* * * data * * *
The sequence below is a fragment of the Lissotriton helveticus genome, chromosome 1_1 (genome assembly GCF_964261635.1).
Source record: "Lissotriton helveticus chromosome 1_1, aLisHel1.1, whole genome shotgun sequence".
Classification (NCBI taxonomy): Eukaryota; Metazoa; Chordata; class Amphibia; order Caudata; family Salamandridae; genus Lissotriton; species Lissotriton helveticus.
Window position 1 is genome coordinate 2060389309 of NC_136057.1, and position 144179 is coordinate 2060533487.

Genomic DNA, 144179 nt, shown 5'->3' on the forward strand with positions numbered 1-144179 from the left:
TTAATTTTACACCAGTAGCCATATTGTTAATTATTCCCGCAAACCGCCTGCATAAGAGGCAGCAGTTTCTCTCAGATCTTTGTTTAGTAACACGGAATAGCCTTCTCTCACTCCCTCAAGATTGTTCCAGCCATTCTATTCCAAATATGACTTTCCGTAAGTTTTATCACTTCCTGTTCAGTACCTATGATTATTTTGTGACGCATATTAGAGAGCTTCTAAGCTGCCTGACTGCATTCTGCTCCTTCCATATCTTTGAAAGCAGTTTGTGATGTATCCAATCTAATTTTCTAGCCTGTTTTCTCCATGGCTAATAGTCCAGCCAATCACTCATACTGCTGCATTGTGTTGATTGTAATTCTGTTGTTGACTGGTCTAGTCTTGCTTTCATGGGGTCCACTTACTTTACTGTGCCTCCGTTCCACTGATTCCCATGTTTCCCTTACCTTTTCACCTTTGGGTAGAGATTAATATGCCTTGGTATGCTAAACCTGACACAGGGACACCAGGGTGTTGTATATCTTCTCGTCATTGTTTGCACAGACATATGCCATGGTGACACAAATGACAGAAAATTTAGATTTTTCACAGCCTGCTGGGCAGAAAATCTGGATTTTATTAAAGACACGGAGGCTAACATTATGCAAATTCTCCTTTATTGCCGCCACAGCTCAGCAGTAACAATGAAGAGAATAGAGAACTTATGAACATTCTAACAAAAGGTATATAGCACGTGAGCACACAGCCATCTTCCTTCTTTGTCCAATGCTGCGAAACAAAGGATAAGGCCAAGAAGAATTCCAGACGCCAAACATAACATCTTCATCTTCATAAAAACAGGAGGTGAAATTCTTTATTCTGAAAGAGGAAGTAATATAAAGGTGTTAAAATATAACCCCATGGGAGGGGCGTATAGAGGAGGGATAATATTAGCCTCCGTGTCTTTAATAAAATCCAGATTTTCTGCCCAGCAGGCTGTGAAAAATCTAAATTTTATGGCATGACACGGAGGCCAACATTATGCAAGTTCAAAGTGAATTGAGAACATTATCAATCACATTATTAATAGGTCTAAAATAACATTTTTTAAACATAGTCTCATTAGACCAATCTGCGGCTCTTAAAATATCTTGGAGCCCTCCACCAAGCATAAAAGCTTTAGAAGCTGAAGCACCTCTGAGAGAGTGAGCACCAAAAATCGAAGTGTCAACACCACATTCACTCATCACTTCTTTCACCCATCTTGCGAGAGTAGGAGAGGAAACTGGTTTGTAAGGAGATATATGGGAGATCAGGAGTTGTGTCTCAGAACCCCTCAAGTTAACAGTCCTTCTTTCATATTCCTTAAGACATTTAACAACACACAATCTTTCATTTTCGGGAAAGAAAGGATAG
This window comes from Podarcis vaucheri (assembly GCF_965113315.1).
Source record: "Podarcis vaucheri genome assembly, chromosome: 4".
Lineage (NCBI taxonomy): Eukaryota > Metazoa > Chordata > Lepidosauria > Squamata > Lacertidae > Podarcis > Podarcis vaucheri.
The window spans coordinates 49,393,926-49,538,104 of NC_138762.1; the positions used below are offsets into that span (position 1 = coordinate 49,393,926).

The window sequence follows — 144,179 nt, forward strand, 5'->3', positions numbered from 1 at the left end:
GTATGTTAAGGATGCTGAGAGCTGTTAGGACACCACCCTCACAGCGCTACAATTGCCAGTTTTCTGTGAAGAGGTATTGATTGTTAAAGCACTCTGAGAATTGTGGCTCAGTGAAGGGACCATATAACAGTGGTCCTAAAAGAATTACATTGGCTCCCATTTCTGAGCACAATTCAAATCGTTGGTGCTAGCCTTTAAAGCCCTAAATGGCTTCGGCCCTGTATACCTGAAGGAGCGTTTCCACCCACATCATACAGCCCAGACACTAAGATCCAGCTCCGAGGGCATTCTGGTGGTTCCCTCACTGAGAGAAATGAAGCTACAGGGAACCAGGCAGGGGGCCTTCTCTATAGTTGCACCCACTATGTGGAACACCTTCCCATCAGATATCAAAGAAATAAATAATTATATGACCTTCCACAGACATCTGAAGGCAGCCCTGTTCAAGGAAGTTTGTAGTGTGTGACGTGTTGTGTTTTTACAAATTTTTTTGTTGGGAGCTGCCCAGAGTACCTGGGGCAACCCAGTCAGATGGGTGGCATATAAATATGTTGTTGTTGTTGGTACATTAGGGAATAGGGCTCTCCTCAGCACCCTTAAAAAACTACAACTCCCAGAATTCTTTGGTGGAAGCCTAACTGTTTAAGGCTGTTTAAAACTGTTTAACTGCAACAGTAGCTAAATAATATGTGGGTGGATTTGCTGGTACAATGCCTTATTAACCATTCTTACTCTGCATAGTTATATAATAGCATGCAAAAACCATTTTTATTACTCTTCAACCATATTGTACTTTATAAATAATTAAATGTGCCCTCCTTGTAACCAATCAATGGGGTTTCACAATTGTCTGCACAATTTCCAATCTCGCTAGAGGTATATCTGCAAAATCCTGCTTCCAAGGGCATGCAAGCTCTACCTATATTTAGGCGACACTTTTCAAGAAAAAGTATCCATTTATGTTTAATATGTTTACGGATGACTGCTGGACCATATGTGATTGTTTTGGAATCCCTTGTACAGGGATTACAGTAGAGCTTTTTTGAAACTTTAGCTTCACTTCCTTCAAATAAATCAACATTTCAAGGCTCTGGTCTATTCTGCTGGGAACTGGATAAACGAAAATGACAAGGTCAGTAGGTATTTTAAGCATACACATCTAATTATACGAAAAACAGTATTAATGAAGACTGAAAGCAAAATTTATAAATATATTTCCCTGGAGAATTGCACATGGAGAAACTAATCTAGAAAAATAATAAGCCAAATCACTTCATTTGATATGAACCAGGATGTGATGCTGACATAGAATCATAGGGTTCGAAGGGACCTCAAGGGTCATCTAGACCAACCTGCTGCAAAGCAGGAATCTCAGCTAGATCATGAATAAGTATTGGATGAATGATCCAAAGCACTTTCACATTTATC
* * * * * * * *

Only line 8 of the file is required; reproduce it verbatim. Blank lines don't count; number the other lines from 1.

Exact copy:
Source record: "Podarcis vaucheri genome assembly, chromosome: 4".